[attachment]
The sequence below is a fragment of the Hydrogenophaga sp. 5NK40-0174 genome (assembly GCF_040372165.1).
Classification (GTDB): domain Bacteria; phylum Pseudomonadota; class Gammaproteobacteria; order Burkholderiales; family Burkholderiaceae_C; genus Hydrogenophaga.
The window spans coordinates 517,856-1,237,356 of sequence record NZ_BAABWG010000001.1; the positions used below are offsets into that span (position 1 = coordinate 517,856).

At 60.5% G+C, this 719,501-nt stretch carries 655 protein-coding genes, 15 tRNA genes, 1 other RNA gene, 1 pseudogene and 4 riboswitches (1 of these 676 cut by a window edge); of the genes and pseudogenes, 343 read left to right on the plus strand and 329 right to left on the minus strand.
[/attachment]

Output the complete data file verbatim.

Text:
The sequence below is a fragment of the Hydrogenophaga sp. 5NK40-0174 genome (assembly GCF_040372165.1).
Classification (GTDB): domain Bacteria; phylum Pseudomonadota; class Gammaproteobacteria; order Burkholderiales; family Burkholderiaceae_C; genus Hydrogenophaga.
The window spans coordinates 517,856-1,237,356 of sequence record NZ_BAABWG010000001.1; the positions used below are offsets into that span (position 1 = coordinate 517,856).

At 60.5% G+C, this 719,501-nt stretch carries 655 protein-coding genes, 15 tRNA genes, 1 other RNA gene, 1 pseudogene and 4 riboswitches (1 of these 676 cut by a window edge); of the genes and pseudogenes, 343 read left to right on the plus strand and 329 right to left on the minus strand.